Director: Paul Thomas Anderson
MPAA Rating: R
Studio: Annapurna Pictures, Ghoulardi Film Company
For decades, 20th century American showman-huckster P. T. Barnum has been quoted as saying “There’s a sucker born every minute.” Apparently Barnum said no such thing, but hey, in our post-truth, no-fact-check era, who’s to care anymore, right?
Luckily, one moviemaker does still care, and it’s another P. T., writer-director Paul Thomas Anderson, whose understanding of religion-fueled suckerism, mendacity and self-delusion — let alone of emotional emptiness and longing — runs wide and deep in his mesmerizing new film, The Master. Anderson’s leisurely, hypnotic, hallucinogenic and frustrating epic is set in the early ’50s and features Philip Seymour Hoffman as Lancaster Dodd (if there’s a better character name in movies this year, let’s hear it), the opportunistic, self-invented founder and leader of The Cause, a cult devised to exploit the restless sense of dislocation, rage, frustration and emptiness roiling around in the aftermath of WWII. Clearly patterned on Church of Scientology founder L. Ron Hubbard, Dodd describes himself as “a writer, a doctor, a nuclear physicist, a theoretical philosopher.” He is also an effortlessly charming bamboozler, a Wizard of Oz/Prospero/Henry Higgins/Elmer Gantry into whose fold stumbles a violent, untamed, sexually conflicted drifter and navy vet Freddie Quell (Joaquin Phoenix). Hoffman calls the hulking galoot a “silly animal” and declares, “You’ll be my guinea pig and protégé” while practically licking his chops in anticipation of the battle of wills to come.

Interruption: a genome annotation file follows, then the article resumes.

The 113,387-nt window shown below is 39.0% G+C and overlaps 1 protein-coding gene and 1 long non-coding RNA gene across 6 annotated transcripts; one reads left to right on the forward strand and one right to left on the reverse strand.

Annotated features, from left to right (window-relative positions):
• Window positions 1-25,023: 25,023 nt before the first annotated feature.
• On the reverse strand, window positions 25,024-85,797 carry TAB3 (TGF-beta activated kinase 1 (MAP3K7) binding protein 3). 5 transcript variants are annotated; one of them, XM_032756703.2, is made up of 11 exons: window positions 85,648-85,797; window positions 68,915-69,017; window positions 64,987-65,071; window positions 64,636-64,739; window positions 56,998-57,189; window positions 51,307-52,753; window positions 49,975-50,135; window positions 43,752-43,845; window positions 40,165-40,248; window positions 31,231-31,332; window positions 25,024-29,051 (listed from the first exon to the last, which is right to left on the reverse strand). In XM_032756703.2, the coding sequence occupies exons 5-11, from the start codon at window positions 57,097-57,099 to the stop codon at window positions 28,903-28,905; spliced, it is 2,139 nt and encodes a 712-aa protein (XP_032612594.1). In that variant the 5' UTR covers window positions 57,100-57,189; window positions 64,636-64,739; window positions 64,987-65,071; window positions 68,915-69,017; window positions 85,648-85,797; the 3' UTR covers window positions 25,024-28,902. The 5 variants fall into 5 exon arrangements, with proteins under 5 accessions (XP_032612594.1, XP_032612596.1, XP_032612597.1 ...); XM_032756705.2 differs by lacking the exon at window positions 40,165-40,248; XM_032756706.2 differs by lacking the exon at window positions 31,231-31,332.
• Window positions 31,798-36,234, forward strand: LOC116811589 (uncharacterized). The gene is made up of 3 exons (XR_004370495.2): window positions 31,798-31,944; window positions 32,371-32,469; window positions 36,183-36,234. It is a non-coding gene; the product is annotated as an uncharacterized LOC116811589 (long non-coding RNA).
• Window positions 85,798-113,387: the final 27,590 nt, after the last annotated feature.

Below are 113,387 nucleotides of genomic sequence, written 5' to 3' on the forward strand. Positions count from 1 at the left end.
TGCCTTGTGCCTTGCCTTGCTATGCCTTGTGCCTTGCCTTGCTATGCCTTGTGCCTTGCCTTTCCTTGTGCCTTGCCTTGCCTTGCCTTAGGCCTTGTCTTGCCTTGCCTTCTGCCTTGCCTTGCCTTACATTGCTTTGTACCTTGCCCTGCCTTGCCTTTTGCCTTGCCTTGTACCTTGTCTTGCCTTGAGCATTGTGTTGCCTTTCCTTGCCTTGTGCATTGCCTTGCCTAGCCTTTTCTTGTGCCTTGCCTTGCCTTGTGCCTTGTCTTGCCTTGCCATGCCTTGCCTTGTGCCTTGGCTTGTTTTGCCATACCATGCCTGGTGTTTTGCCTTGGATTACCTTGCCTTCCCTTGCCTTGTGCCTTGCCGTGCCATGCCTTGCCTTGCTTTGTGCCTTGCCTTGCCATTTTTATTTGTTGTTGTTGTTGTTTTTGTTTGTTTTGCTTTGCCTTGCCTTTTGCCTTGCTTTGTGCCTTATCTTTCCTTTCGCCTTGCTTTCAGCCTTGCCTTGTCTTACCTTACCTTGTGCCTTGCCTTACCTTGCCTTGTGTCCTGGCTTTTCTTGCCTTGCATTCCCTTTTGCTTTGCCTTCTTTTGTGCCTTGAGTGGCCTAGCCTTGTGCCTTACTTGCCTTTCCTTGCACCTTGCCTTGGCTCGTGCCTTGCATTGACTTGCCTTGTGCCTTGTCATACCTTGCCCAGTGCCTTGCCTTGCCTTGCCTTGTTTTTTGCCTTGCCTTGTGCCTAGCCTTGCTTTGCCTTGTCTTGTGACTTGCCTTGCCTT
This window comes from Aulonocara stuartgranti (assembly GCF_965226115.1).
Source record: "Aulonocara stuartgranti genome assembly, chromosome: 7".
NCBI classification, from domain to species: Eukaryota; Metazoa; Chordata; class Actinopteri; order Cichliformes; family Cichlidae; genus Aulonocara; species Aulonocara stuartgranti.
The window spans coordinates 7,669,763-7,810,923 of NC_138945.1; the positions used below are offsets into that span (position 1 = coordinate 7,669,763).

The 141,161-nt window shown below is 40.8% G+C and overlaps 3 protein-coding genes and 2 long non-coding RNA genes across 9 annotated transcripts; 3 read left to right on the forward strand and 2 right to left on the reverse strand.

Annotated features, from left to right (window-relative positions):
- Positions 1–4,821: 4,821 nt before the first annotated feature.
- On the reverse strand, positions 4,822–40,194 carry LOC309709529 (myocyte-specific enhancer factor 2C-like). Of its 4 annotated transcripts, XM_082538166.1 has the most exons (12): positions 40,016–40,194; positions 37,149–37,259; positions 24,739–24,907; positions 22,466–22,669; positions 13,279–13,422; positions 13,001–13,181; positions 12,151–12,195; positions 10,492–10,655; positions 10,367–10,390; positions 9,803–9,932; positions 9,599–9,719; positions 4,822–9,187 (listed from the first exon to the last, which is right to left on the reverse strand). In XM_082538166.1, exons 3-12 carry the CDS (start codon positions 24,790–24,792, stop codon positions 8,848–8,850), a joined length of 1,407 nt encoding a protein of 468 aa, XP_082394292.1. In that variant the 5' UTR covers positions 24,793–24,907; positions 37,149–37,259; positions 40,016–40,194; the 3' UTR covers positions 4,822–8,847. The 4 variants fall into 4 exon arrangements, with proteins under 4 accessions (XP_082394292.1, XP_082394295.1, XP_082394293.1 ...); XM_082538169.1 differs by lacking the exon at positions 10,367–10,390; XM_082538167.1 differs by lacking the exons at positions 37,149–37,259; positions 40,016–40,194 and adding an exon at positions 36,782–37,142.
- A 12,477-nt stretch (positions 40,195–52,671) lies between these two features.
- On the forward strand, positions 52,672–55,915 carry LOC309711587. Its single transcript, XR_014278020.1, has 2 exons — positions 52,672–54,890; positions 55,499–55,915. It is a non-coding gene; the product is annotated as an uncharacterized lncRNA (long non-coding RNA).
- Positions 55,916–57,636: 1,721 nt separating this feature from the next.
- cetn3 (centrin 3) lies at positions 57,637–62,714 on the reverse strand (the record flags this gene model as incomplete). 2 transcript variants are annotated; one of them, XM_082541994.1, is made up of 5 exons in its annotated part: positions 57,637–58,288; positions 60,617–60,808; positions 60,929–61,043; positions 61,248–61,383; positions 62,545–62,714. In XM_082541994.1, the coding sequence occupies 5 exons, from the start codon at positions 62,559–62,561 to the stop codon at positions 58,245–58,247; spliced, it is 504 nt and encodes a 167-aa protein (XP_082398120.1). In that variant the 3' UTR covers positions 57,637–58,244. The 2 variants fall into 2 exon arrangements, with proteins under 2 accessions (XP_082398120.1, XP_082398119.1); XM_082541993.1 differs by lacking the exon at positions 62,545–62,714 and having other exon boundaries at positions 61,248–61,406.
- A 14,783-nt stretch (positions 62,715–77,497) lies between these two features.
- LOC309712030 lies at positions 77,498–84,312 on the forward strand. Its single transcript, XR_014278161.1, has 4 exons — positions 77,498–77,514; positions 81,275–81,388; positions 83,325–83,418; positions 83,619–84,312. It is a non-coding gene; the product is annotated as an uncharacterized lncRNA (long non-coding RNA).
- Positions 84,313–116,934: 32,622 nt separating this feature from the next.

Lupine, volatile and badly broken, Phoenix falls under the snake charmer spell of the nonsense-spewing charlatan, under the watchful eye of Hoffman’s steely, smiling wife, expertly played by Amy Adams without any Amy Adams-isms. Science, logic, proof are to be scoffed at, says the founder of The Cause. Whoa, where have we heard that sentiment all too often lately? The relationship between Hoffman and Phoenix is, to put it mildly, complicated; it’s almost as if a man-and-dog tale becomes a twisted love story. Whatever you make of it, and the film itself, The Master, insular, enigmatic and breathtaking, is one of the best American films of the year. Meticulously shot by Mihai Malaimare Jr. and best experienced in 70 mm to show off its rich and lustrous period hues and stunning compositions, it’s a film drunk on ravishing images; there may not have been a film so beautiful to look at since The Godfather.
The musical score, peppered with period pop standards, by Radiohead’s Jonny Greenwood is haunting, if insistent. Above all, this bold, uncompromising, hypnotically strange film features titanic, award-worthy performances from both Hoffman and, especially, Phoenix. The Master is unrelentingly demanding and abrasive as hell, especially when it refuses to deliver a couple of payoffs for which we’ve been hoping.
It may be less dramatically compelling than Anderson’s There Will Be Blood, but the eccentric Anderson’s sixth feature cements his rep as one of the tiny handful of great contemporary American filmmakers. The Master, warts and all, is one great movie.